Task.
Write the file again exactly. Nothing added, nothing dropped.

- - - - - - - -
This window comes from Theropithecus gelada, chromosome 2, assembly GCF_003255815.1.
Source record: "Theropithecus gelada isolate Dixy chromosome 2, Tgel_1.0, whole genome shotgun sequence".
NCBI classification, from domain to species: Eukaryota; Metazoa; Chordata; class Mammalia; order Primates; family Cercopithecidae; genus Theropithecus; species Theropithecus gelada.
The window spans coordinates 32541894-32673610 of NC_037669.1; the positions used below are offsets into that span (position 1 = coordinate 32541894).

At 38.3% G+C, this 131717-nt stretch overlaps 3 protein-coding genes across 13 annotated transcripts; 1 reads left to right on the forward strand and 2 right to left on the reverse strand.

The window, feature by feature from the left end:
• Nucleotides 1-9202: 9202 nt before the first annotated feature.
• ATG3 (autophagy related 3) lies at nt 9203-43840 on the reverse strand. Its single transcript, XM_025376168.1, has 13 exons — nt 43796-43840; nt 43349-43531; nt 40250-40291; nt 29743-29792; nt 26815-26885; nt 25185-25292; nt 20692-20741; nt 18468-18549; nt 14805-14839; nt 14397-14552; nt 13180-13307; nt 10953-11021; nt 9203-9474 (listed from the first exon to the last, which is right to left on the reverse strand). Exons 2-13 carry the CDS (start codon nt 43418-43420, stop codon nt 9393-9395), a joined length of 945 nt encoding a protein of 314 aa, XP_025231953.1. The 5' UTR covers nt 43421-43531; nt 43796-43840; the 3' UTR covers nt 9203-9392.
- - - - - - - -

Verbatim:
This window comes from Theropithecus gelada, chromosome 2, assembly GCF_003255815.1.
Source record: "Theropithecus gelada isolate Dixy chromosome 2, Tgel_1.0, whole genome shotgun sequence".
NCBI classification, from domain to species: Eukaryota; Metazoa; Chordata; class Mammalia; order Primates; family Cercopithecidae; genus Theropithecus; species Theropithecus gelada.
The window spans coordinates 32541894-32673610 of NC_037669.1; the positions used below are offsets into that span (position 1 = coordinate 32541894).

At 38.3% G+C, this 131717-nt stretch overlaps 3 protein-coding genes across 13 annotated transcripts; 1 reads left to right on the forward strand and 2 right to left on the reverse strand.

The window, feature by feature from the left end:
• Nucleotides 1-9202: 9202 nt before the first annotated feature.
• ATG3 (autophagy related 3) lies at nt 9203-43840 on the reverse strand. Its single transcript, XM_025376168.1, has 13 exons — nt 43796-43840; nt 43349-43531; nt 40250-40291; nt 29743-29792; nt 26815-26885; nt 25185-25292; nt 20692-20741; nt 18468-18549; nt 14805-14839; nt 14397-14552; nt 13180-13307; nt 10953-11021; nt 9203-9474 (listed from the first exon to the last, which is right to left on the reverse strand). Exons 2-13 carry the CDS (start codon nt 43418-43420, stop codon nt 9393-9395), a joined length of 945 nt encoding a protein of 314 aa, XP_025231953.1. The 5' UTR covers nt 43421-43531; nt 43796-43840; the 3' UTR covers nt 9203-9392.